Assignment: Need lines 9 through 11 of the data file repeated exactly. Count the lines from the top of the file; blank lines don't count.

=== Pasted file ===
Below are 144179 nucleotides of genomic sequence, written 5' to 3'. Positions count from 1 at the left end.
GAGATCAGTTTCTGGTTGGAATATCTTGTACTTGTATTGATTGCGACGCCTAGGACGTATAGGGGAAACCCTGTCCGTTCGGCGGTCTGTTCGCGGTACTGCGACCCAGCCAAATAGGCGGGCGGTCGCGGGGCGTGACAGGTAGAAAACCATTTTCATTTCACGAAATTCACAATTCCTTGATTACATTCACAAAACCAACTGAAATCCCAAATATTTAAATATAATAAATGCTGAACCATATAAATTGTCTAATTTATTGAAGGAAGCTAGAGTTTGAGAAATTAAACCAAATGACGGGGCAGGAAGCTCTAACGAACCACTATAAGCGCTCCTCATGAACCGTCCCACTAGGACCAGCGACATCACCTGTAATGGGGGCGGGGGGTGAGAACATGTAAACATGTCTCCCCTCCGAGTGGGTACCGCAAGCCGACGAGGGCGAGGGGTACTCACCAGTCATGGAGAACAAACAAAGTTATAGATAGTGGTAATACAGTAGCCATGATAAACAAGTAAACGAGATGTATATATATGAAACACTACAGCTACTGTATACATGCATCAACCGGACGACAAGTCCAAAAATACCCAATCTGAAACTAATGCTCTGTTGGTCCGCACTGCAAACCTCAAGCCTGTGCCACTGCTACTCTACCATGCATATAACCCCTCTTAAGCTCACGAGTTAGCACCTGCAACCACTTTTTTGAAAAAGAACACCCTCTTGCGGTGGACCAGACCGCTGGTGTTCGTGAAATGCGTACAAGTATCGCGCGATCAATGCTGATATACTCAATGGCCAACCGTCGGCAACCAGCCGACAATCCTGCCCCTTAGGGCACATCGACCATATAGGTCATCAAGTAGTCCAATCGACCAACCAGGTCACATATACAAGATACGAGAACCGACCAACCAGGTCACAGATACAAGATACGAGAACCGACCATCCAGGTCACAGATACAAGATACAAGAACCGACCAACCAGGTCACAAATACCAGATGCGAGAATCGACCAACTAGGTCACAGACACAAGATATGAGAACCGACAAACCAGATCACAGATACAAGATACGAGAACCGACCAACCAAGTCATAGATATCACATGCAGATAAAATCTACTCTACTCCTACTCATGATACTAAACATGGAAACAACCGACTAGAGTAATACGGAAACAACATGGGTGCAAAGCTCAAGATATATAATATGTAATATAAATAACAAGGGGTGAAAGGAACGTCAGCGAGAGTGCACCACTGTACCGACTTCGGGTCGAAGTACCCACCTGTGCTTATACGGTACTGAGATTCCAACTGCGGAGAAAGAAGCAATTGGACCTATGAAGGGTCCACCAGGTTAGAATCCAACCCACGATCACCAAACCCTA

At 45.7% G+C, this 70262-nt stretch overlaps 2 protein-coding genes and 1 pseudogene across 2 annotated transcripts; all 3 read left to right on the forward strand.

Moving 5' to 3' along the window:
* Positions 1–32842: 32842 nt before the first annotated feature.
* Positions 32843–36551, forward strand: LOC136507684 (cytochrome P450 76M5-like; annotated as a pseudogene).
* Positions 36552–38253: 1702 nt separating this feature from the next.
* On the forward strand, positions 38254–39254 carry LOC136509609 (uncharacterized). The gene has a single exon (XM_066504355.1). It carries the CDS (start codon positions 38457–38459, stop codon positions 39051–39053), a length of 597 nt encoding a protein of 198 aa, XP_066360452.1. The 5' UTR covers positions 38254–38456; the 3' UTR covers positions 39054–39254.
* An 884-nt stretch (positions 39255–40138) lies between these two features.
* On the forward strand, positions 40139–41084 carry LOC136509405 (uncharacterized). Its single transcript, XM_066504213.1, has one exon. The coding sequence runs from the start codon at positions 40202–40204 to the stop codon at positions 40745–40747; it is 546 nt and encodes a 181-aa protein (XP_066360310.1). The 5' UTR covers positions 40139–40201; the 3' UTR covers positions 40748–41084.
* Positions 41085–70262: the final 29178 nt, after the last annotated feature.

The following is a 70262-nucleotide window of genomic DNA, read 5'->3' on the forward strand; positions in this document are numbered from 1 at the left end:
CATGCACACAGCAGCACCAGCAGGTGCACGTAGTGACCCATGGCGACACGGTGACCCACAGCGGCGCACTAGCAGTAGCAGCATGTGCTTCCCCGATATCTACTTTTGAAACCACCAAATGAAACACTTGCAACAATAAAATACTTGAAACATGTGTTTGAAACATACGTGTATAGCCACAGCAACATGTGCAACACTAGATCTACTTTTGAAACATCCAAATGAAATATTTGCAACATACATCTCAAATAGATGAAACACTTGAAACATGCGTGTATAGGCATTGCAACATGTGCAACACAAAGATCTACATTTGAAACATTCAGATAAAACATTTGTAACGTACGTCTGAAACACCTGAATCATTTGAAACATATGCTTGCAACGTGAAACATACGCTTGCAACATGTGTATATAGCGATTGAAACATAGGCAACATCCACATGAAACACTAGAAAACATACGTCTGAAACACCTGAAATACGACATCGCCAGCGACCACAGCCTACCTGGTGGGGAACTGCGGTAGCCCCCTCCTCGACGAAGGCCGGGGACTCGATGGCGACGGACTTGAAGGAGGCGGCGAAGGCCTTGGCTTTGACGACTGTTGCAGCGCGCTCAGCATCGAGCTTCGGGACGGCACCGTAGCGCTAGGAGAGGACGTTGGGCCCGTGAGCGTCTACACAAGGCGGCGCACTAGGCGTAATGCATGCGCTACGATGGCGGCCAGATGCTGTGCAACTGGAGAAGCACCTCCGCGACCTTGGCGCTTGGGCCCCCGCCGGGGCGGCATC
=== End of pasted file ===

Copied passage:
* An 884-nt stretch (positions 39255–40138) lies between these two features.
* On the forward strand, positions 40139–41084 carry LOC136509405 (uncharacterized). Its single transcript, XM_066504213.1, has one exon. The coding sequence runs from the start codon at positions 40202–40204 to the stop codon at positions 40745–40747; it is 546 nt and encodes a 181-aa protein (XP_066360310.1). The 5' UTR covers positions 40139–40201; the 3' UTR covers positions 40748–41084.
* Positions 41085–70262: the final 29178 nt, after the last annotated feature.